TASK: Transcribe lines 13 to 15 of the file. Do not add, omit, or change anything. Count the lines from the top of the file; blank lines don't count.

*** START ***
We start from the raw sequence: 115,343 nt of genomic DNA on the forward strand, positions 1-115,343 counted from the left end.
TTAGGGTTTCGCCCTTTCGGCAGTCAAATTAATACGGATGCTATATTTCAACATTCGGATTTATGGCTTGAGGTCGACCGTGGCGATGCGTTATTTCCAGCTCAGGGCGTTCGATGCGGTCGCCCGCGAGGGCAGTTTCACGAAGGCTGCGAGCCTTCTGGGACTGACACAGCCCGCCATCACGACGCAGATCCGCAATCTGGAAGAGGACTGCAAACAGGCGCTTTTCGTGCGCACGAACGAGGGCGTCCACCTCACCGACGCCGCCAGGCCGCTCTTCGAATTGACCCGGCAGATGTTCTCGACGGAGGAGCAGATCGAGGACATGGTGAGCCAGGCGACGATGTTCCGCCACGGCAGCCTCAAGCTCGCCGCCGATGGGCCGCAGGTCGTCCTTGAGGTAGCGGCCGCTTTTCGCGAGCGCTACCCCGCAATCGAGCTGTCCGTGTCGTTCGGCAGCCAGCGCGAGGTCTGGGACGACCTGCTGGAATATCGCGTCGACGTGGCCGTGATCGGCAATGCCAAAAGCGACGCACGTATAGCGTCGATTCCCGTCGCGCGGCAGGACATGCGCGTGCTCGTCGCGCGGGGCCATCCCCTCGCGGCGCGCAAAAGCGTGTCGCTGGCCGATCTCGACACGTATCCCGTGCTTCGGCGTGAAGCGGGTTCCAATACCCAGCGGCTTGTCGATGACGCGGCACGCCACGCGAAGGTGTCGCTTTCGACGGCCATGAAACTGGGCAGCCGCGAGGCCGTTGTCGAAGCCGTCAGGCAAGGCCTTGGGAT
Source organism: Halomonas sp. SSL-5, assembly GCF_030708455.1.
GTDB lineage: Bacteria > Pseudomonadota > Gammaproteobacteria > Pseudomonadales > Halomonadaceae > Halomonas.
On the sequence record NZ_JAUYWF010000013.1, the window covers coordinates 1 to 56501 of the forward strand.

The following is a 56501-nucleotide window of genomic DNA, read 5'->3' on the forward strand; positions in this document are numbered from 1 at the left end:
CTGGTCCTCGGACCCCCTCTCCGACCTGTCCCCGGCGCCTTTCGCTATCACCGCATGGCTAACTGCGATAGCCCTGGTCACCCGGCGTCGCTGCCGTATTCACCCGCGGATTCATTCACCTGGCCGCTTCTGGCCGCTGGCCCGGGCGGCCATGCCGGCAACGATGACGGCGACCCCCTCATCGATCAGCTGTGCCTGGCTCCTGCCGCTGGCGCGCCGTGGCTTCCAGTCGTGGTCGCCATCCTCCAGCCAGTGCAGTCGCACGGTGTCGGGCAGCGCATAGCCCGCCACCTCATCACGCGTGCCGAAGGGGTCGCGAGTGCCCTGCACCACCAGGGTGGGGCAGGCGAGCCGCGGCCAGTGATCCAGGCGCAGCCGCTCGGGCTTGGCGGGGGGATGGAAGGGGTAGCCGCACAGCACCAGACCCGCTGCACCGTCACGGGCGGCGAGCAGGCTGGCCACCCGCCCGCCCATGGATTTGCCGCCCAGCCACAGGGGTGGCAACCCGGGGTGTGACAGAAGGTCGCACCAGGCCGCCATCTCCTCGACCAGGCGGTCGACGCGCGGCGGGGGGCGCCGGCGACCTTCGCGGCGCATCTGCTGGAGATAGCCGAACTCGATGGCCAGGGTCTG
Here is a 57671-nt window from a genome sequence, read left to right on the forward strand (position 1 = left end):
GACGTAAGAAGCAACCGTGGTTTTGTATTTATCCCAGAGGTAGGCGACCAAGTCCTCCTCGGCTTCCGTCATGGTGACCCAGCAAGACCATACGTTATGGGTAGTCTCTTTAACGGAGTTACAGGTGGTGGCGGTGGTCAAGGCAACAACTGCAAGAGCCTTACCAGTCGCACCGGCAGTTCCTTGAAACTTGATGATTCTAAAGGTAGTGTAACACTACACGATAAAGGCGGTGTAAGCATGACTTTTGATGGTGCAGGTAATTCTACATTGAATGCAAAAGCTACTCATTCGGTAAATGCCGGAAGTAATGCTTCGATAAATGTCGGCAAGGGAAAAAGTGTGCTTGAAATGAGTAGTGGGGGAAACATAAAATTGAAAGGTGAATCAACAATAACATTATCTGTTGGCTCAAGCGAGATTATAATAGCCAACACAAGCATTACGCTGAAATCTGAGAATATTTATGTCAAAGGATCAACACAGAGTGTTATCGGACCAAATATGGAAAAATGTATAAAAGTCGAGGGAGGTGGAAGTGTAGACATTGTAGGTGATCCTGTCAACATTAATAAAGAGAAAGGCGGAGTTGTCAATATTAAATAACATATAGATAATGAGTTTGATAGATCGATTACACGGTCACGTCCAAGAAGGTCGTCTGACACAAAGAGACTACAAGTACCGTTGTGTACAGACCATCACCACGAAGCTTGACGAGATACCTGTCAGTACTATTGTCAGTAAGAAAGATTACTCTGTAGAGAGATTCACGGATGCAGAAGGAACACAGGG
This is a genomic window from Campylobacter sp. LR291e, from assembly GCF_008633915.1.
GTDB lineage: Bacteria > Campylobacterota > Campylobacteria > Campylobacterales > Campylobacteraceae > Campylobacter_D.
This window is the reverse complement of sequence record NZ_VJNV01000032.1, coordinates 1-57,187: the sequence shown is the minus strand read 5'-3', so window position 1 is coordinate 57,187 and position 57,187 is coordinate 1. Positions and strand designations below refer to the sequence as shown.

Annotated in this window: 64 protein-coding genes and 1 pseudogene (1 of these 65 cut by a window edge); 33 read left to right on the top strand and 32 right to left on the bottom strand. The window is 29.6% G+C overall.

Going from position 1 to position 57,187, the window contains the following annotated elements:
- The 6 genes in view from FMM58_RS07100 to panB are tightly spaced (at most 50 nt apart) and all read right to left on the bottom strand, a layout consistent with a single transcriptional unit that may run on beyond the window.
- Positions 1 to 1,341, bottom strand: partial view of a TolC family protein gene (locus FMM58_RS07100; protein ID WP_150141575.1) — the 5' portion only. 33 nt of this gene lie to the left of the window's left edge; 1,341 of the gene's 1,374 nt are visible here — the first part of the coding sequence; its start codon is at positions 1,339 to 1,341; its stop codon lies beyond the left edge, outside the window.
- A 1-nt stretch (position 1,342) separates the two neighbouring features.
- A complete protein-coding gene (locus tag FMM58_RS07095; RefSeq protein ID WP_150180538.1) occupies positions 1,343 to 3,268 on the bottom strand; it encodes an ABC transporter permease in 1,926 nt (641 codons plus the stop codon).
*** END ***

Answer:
Annotated in this window: 64 protein-coding genes and 1 pseudogene (1 of these 65 cut by a window edge); 33 read left to right on the top strand and 32 right to left on the bottom strand. The window is 29.6% G+C overall.

Going from position 1 to position 57,187, the window contains the following annotated elements:
- The 6 genes in view from FMM58_RS07100 to panB are tightly spaced (at most 50 nt apart) and all read right to left on the bottom strand, a layout consistent with a single transcriptional unit that may run on beyond the window.